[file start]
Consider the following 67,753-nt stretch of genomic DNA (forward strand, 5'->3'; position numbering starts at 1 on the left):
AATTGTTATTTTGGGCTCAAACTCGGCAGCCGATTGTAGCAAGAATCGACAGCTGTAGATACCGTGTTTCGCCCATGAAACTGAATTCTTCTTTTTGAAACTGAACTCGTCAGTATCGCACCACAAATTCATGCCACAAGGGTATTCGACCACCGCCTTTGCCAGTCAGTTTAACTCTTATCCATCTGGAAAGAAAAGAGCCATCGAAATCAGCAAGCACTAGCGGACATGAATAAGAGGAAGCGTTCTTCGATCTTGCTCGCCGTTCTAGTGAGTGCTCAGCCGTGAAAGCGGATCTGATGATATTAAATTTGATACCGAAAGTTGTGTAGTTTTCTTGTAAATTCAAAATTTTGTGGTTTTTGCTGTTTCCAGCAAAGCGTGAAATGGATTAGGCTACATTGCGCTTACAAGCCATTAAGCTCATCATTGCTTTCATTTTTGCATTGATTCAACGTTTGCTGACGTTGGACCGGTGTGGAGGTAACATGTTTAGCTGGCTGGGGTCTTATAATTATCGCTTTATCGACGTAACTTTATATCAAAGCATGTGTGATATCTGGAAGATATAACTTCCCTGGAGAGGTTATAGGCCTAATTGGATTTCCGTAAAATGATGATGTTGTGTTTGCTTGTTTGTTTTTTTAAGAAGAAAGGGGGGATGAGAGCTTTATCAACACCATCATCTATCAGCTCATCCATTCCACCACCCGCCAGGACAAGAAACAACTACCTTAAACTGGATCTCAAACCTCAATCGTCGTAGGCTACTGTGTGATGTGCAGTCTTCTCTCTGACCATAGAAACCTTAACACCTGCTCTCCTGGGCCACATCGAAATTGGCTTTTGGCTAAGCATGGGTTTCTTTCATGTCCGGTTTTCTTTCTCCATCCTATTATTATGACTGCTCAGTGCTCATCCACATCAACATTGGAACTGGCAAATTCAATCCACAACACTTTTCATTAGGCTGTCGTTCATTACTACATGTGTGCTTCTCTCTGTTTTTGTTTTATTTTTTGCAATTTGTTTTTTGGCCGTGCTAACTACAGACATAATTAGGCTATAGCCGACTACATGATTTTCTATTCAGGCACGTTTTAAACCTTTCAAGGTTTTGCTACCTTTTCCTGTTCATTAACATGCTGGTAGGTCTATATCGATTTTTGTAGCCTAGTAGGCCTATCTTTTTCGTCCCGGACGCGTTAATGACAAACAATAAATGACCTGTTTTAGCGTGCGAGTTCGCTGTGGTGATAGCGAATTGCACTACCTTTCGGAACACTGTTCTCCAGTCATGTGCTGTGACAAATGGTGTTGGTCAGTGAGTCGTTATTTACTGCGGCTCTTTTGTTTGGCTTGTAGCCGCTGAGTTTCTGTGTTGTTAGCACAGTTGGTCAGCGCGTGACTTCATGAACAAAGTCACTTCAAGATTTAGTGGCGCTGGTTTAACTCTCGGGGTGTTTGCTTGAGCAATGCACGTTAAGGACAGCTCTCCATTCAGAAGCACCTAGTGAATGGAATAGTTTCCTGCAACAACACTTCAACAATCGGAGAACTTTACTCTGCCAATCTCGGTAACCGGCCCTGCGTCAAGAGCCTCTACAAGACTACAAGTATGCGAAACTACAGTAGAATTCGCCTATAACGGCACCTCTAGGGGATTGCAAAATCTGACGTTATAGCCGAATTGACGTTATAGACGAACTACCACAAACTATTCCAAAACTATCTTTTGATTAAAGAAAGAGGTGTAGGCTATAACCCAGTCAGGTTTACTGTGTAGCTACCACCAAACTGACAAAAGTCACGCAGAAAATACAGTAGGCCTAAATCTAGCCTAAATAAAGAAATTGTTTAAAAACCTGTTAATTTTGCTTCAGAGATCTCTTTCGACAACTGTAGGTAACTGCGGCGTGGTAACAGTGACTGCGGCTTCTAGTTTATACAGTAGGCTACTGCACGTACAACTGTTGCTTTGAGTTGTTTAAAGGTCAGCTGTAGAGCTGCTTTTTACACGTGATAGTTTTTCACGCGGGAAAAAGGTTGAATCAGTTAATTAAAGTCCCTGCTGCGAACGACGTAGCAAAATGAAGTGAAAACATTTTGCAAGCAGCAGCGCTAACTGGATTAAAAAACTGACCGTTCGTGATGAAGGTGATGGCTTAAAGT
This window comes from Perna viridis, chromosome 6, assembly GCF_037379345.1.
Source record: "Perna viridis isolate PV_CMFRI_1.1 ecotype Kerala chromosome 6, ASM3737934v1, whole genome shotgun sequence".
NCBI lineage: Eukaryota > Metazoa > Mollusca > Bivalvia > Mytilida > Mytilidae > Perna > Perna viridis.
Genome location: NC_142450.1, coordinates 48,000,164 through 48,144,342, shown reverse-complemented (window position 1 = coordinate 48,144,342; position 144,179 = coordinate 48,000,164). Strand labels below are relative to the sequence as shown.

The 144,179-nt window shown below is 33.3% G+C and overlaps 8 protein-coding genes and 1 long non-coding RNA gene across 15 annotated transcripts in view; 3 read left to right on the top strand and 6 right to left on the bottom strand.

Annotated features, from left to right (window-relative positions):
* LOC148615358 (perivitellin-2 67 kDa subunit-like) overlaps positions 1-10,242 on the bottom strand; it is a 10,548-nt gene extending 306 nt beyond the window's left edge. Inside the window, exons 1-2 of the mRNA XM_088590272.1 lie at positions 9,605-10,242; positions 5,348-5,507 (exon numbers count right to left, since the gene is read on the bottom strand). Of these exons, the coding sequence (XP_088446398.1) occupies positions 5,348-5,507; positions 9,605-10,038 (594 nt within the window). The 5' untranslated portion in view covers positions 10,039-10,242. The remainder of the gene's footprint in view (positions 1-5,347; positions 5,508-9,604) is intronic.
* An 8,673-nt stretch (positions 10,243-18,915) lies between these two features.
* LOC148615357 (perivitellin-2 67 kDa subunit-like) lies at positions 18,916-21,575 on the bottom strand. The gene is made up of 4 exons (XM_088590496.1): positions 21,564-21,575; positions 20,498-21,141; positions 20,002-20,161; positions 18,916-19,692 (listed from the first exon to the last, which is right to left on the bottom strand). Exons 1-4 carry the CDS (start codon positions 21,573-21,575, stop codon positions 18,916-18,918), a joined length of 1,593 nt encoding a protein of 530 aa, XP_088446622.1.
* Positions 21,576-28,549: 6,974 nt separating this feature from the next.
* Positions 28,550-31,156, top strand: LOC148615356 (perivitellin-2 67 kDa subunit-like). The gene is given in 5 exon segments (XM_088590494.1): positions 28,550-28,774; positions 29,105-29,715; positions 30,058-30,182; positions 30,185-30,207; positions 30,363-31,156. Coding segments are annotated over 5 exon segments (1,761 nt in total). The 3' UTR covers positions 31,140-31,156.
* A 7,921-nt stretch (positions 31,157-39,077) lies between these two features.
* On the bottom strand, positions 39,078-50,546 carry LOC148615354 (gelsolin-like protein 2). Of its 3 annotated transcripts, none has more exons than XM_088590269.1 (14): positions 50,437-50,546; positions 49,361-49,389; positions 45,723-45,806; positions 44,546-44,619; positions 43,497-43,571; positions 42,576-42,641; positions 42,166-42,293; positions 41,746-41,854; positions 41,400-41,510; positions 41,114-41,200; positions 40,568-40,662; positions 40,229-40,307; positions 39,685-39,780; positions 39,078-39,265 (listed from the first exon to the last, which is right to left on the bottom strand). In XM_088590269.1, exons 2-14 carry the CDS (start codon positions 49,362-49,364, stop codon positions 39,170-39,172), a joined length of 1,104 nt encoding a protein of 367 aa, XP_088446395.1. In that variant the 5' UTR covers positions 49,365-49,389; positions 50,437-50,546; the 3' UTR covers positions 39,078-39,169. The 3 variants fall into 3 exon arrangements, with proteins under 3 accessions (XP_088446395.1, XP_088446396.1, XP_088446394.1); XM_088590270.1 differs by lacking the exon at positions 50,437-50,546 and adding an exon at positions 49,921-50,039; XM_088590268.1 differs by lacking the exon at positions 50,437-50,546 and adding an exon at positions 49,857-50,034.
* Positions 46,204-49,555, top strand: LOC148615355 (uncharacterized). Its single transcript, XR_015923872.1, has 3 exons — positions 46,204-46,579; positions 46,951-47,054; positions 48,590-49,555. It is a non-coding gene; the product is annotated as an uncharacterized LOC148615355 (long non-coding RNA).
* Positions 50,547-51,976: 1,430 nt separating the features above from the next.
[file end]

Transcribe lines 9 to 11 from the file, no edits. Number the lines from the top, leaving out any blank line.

* LOC148615358 (perivitellin-2 67 kDa subunit-like) overlaps positions 1-10,242 on the bottom strand; it is a 10,548-nt gene extending 306 nt beyond the window's left edge. Inside the window, exons 1-2 of the mRNA XM_088590272.1 lie at positions 9,605-10,242; positions 5,348-5,507 (exon numbers count right to left, since the gene is read on the bottom strand). Of these exons, the coding sequence (XP_088446398.1) occupies positions 5,348-5,507; positions 9,605-10,038 (594 nt within the window). The 5' untranslated portion in view covers positions 10,039-10,242. The remainder of the gene's footprint in view (positions 1-5,347; positions 5,508-9,604) is intronic.
* An 8,673-nt stretch (positions 10,243-18,915) lies between these two features.
* LOC148615357 (perivitellin-2 67 kDa subunit-like) lies at positions 18,916-21,575 on the bottom strand. The gene is made up of 4 exons (XM_088590496.1): positions 21,564-21,575; positions 20,498-21,141; positions 20,002-20,161; positions 18,916-19,692 (listed from the first exon to the last, which is right to left on the bottom strand). Exons 1-4 carry the CDS (start codon positions 21,573-21,575, stop codon positions 18,916-18,918), a joined length of 1,593 nt encoding a protein of 530 aa, XP_088446622.1.